Senior Pet Care

Aug 31, 2022Blog Posting

a senior pet

Pets are a lifelong commitment. Your commitment includes helping your pet age gracefully. Although many owners will claim their pet died of old age, it was often complicating factors that arose during their senior years. Arthritis, heart disease, hyperactive thyroid, and liver or kidney disease are health conditions commonly seen in senior patients at Wags and Whiskers.

Arthritis in Senior Pets

When you bring your pet in for their updated Rabies vaccination (required by Illinois law), Dr. McFarland has the opportunity to complete a brief exam upon the patient’s presentation for the vaccination. Upon physical examination, Dr. McFarland will visualize any stiffness or muscle wasting. Both of these symptoms characterize a patient with arthritis. Pain from arthritis and slowing down does not have to be a normal part of a patient’s aging process. For more information on Joint Care, please see our July blog.

Heart Disease

During the physical exam, Dr. McFarland always listens to a patient’s heart; if she hears a heart murmur, she will note it on the patient’s chart. Upon hearing a heart murmur, Dr. McFarland will ask the client to describe changes in the patient’s behavior or physiology. For example, patients with heart disease will sometimes cough and/or have an intolerance to exercise. They may also be restless and unable to sleep comfortably. A swollen abdomen, decreased appetite, and decreased water drinking could also be present in advanced heart disease. When Dr. McFarland hears a heart murmur, she always recommends chest radiographs. Chest radiographs are a valuable tool. They are a tool to determine the type of heart disease the patient is suffering from and the severity of heart disease. To read more about heart disease in cats please see this article: Heart Disease in Cats.

To read more about heart disease in dogs please check out this article:  Heart Disease in Dogs.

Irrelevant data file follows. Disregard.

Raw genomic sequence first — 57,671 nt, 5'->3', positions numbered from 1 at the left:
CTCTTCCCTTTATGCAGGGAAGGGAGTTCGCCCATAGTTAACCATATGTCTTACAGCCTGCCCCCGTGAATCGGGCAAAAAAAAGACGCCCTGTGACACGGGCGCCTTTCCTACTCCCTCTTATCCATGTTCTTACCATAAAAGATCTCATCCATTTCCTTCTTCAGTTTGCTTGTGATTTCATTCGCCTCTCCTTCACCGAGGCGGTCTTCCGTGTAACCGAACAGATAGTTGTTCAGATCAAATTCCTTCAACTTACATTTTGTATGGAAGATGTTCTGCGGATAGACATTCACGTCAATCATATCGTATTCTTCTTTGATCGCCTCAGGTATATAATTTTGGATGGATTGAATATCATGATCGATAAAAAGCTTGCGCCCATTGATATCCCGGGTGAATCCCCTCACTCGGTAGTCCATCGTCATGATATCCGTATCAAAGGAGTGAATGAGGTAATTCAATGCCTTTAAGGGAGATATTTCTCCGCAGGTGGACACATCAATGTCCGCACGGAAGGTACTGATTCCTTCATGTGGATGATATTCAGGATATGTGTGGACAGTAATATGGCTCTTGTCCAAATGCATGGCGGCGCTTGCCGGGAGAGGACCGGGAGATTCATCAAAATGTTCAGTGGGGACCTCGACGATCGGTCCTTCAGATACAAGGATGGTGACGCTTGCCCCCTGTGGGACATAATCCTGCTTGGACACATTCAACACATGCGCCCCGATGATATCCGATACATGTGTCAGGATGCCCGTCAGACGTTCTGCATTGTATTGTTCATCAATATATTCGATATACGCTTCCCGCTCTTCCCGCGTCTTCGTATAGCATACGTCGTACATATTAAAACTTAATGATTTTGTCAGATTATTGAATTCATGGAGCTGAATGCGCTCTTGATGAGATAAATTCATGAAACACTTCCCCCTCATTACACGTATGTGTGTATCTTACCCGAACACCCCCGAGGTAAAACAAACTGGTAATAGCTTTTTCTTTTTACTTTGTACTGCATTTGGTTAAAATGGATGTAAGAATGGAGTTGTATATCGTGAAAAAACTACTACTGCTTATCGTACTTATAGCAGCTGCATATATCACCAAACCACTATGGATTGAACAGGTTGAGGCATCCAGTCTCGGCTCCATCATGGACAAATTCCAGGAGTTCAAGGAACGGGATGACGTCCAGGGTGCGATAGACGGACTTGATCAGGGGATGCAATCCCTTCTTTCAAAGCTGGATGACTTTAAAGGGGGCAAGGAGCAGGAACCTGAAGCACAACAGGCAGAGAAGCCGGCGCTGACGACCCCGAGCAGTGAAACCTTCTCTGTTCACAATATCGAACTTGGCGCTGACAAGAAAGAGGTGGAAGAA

We have several prescription medications at Wags and Whiskers to help manage heart disease. When well-managed, patients can have a normal, active life.

Hyperthyroidism in Cats

Palpating a cat’s neck is also part of Dr. McFarland’s routine in a vaccine exam. She is checking for an enlarged thyroid gland along the cat’s trachea. When she finds a cat with an enlarged thyroid gland or a heart murmur, we recommend screening for hyperthyroidism. Hyperthyroidism is the overproduction of thyroid hormone. Too much thyroid hormone can cause a cat to lose weight, vomit, and have an unkempt, greasy hair coat. Dr. McFarland will require bloodwork to determine the level of excess hormones circulating and the proper medication dosage.

Senior Pet Blood Work

Although the doctor can observe some symptoms of the above-listed problems through physical examination, most other issues must be diagnosed or ruled out through a bloodwork screening. Senior bloodwork will provide Dr. McFarland with a lot of information about your pet’s health. Bloodwork will provide:

  • A complete blood cell count.
  • Electrolyte levels.
  • Circulating thyroid hormone levels.
  • Values that assist in determining the health of other internal organs.

Senior bloodwork is recommended annually for any pets above the age of 7.

Final Words

Wags and Whiskers are committed to helping your pet age gracefully. We want you to get as many healthy years out of your furry family member as possible. Preventive care is the best medicine. It is important to find problems in their early development. Please call us today to schedule an exam for your senior patient!

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